I must have seen this before I graduated high school in 1993, but it didn’t really hit home for me until I watched it again in 1994 or 1995. By that time I’d gone off to a women’s college with hazing rituals that were eerily similar to the ones depicted in this film. I love the high school bacchanalia aspect of this film. The soundtrack has been played to death, but I loved it for a long time.
“We should go see Fargo,” said the guy who would become my college boyfriend.
“You’ll like it,” he assured me.
We hadn’t spent much time together, but he was right. We went to the Academy of Music Theater in Northampton, Mass. and I laughed throughout this film. It’s too violent and incredibly tragic, but I fell in love with Frances McDormand and her angel of a pregnant Marge Gunderson, unflappable in the face of so much senseless mayhem.
I’m guessing the films of Kevin Smith will most likely only last as period-specific examples of this and that. I’m also guessing this film hasn’t aged well. But there was a time when I loved it for exploring the idea (however awkwardly) that sexuality can morph and change. It also explores male friendship in a way that I hadn’t seen much on film at that point. Holden and Banky’s breakup comes years before the bromance comedies of the last decade. I watched this at the Academy of Music in Northampton too. And let me tell you, watching Chasing Amy with a bunch of smart women from Smith College is a different experience than watching it in your standard multiplex. There was hissing. More than once. From all areas of the theater.
Also tied for first in my “favorite movie” list. In September of 2000 I was poor. After a few months of unemployment, I had finally found a job, but I was still catching up financially with the things I let slide. So it was a few weeks before I could scrape together the cash to see this movie which I watched at the Lowes Harvard Square Cinema. I remember being surprised at how funny it was—the previews had played up the drama—and I remember being so happy to be watching. For me it’s a perfect film. I love this movie because it’s about the end of things and the beginning of things and every single performance is spot-on. Philip Seymour Hoffman’s speech about being uncool remains a top 10 movie moment for me.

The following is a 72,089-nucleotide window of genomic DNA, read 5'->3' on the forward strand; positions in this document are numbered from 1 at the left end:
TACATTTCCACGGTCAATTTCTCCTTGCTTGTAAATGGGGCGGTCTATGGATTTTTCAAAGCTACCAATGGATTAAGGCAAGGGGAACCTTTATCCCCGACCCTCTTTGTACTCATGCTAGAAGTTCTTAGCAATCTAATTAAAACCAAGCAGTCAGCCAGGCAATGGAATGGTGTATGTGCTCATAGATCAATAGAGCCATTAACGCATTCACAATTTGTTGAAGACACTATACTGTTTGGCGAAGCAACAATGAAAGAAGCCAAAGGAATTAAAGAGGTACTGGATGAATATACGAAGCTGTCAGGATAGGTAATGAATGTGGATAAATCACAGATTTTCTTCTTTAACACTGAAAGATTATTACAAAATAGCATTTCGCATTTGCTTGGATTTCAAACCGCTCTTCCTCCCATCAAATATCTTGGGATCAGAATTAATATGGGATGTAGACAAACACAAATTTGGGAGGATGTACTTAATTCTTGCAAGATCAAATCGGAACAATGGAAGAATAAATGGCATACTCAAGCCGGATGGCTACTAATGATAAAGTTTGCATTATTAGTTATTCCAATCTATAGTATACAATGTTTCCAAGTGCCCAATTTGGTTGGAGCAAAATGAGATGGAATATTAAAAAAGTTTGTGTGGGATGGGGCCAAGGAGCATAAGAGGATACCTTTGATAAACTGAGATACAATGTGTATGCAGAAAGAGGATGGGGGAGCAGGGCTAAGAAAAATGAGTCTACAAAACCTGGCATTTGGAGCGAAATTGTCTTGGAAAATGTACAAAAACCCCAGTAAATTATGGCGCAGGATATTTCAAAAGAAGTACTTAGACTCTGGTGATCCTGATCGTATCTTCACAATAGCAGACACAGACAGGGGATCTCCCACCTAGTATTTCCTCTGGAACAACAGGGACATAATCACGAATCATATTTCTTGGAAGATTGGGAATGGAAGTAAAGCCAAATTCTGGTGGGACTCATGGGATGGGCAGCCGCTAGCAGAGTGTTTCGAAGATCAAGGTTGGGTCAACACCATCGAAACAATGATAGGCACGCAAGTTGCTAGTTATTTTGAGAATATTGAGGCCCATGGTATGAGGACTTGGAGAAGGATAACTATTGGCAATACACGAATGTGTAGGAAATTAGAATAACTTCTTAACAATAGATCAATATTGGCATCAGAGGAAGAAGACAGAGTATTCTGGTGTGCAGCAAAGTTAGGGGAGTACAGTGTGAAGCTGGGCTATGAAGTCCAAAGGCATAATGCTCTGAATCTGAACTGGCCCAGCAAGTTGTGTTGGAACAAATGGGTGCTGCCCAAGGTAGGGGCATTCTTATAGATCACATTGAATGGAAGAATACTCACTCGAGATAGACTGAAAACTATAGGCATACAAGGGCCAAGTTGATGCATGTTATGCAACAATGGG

A recent find (thanks Heather) and one I loved so much I watched it twice in one day. What seems to be a silly rom-com plot (woman feels she’s slept with too many men and decides to look up all her past conquests to see if any are husband material) delves much deeper into the subject of how females are supposed to be in society. There’s also great sister stuff and a slow-rolling romance with the hunky Chris Evans. And Anna Faris’s comic timing is impeccable.
Too soon to deserve to be on the list? I can’t tell. But as I said in my original review, there was a time before someone made a movie over 12 years with the same actors, and there is a time where that concept now exists, and I’m happy to have experienced the changeover. I’ve been thinking about this movie since I saw it in August so that’s a good sign for longevity. Cinema 21 was the perfect place to watch it, old theater, red seats, packed house. Great movie.
What movies have marked you?